“The devil wants you to feel guilty for believing God.”
– Bishop Jacqueline McCollough
Some time ago I spoke to God from a place in my heart that was hurting. Another innocent black person had been killed by a police officer. It was Philando Castile. People on social media were going off. Why did I watch that video? There were people venting, posting photos of other African Americans who were murdered by police officers, and others posted their own experiences with racism. People were enraged, scared, and hurt, to say the least. These were innocent people. My people.
There was no justice. Just slaps on the wrists and these officers were back to their regular lives.
I remember tears building in my eyes as I spoke to God. I asked him “why would you put me on this Earth that doesn’t love me, nor my people”. “Why would you put us here for this?” was a question in my mind for weeks. I questioned God, but I didn’t wait for an answer.
So, it’s been a while. Months actually. I’ve been going through the motions, but believe me this blog has been on my mind. Honestly, I didn’t even know where to start with my writing. It happens.
While I wait for a full post to form in my mind, or be placed on my heart, I’m going to tell you all where my thoughts have been and we’ll just go from there. Okay? Okay.
- I recently finished reading “Wild At Heart” by John Eldredge. This book is a must read for every man and woman. It’s for the male audience but I gained so much insight from that book which makes me believe it should be on every woman’s reading list. It helped me to understand men better. A lot of men are lost, living as a “false self”, broken, and have wounds on their heart that were inflicted by their father’s in one way or another. These things affect every aspect of their life from their sense of self, knowing their purpose, living that purpose, parenting, and marriage. The book steps on toes. Eldredge talks about how the church has tamed men in a way that God never designed them to be. He speaks about the fears and insecurities men live with, but hide by going after women or being focused on their careers. He even goes in on how the enemy continues to attack men, and soiritual warfare. The book is a gem. I’ll write about that book in detail later. It might take several posts.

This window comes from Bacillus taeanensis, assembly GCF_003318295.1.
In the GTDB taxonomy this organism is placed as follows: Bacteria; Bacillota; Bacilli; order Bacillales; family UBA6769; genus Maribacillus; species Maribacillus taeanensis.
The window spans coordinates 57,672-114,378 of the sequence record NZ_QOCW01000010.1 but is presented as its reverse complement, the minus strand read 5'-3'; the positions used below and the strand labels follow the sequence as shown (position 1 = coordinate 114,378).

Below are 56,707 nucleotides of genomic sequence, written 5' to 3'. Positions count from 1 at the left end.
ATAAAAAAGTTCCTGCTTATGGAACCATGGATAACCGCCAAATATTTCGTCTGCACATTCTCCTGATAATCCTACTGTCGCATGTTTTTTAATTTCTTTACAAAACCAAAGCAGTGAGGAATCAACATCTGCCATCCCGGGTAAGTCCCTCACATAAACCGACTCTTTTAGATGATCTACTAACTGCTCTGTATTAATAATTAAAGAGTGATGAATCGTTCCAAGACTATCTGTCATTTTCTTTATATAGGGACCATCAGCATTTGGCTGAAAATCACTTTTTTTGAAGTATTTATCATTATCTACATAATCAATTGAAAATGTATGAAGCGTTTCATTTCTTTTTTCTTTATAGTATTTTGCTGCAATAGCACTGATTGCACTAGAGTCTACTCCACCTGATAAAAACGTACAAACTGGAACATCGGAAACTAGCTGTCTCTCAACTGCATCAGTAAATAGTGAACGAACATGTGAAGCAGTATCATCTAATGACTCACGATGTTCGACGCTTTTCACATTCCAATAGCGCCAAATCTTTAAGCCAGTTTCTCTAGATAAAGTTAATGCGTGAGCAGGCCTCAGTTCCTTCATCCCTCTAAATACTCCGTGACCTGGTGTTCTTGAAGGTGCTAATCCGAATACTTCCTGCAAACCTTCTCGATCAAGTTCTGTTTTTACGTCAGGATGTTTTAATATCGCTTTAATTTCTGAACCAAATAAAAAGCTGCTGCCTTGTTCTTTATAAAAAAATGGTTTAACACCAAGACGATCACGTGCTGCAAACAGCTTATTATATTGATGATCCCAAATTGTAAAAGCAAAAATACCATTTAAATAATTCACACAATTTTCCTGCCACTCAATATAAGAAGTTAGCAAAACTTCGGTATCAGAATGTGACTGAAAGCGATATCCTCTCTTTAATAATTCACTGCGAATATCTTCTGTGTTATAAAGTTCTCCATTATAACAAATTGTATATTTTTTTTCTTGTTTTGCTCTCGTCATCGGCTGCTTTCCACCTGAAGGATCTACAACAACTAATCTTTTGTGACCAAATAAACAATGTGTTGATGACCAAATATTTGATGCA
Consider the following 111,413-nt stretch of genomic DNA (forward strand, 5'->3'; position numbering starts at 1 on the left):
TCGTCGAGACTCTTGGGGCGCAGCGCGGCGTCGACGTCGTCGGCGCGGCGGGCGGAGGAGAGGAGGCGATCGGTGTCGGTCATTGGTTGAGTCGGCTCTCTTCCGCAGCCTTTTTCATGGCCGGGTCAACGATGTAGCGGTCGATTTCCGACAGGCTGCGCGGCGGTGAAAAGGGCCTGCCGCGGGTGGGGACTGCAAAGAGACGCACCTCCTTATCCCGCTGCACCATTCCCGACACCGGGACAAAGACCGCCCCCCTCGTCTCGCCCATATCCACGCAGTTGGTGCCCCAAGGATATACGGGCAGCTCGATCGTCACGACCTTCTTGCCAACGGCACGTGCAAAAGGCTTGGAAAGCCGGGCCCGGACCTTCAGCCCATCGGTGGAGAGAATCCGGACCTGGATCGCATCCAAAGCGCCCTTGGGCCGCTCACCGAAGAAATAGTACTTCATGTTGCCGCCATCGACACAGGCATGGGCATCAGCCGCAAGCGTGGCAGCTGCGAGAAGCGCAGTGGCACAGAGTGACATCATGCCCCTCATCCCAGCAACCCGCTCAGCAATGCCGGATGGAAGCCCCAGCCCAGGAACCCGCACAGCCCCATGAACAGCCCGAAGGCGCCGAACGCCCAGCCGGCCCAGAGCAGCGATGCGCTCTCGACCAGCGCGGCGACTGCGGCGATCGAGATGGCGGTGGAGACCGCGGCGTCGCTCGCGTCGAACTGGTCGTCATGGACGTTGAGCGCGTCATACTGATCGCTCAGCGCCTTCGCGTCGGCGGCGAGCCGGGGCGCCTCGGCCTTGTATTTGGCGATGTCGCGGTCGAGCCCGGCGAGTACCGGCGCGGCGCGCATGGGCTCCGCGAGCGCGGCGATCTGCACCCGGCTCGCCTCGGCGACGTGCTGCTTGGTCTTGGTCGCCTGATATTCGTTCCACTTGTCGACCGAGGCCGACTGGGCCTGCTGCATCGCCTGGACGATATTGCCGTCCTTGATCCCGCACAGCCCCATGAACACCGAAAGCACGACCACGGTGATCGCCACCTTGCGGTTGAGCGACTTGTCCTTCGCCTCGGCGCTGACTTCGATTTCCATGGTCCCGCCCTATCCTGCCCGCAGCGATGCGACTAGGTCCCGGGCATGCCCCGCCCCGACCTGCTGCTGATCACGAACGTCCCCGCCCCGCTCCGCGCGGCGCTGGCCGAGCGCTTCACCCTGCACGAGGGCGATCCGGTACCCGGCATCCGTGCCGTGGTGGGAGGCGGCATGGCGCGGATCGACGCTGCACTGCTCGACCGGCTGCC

- The book lead me to this: A majority of our men are broken. More than they are allowed to admit. More than they would like to admit.
- How do other black Christians deal with the history of Christianity and how it was forced upon people in Africa? There are a lot of “conscious” people who make valid points, others who are into metaphysics, others who are into other forms of spirituality. What does everyone else (you, if this applies) think of all of this? For me, my faith is personal and based on experience. But… the history of Christianity and how the Bible was used to oppress and abuse African people hurts.
- Is it just me, or is there not enough sermons on spiritual warfare? We don’t need feel good ministry. We need to be equipped, because we are under attack daily.
- More people need to be open to counseling and therapy. We have issues. Ways of behaving and thinking that are influenced by our experiences. We have faulty perceptions of people and the world around us. Family hurt, church hurt, trauma, societal problems. We need help, someone to talk to about it all.
These are basically the roots of the major thoughts I’ve been having. The posts that are to come will stem from these very ideas.
Be back in a few.